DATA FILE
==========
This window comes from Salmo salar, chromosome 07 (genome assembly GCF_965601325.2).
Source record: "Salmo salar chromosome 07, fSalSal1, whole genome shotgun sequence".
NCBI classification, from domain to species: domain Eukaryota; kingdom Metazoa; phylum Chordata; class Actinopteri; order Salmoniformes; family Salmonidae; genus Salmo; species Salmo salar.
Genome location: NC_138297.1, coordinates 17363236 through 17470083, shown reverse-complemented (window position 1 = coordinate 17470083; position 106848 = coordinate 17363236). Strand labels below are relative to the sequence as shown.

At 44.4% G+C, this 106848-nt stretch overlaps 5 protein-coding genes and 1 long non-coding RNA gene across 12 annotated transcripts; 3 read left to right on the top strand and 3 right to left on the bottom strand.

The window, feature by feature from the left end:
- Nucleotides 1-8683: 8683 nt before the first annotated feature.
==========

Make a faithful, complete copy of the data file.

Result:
This window comes from Salmo salar, chromosome 07 (genome assembly GCF_965601325.2).
Source record: "Salmo salar chromosome 07, fSalSal1, whole genome shotgun sequence".
NCBI classification, from domain to species: domain Eukaryota; kingdom Metazoa; phylum Chordata; class Actinopteri; order Salmoniformes; family Salmonidae; genus Salmo; species Salmo salar.
Genome location: NC_138297.1, coordinates 17363236 through 17470083, shown reverse-complemented (window position 1 = coordinate 17470083; position 106848 = coordinate 17363236). Strand labels below are relative to the sequence as shown.

At 44.4% G+C, this 106848-nt stretch overlaps 5 protein-coding genes and 1 long non-coding RNA gene across 12 annotated transcripts; 3 read left to right on the top strand and 3 right to left on the bottom strand.

The window, feature by feature from the left end:
- Nucleotides 1-8683: 8683 nt before the first annotated feature.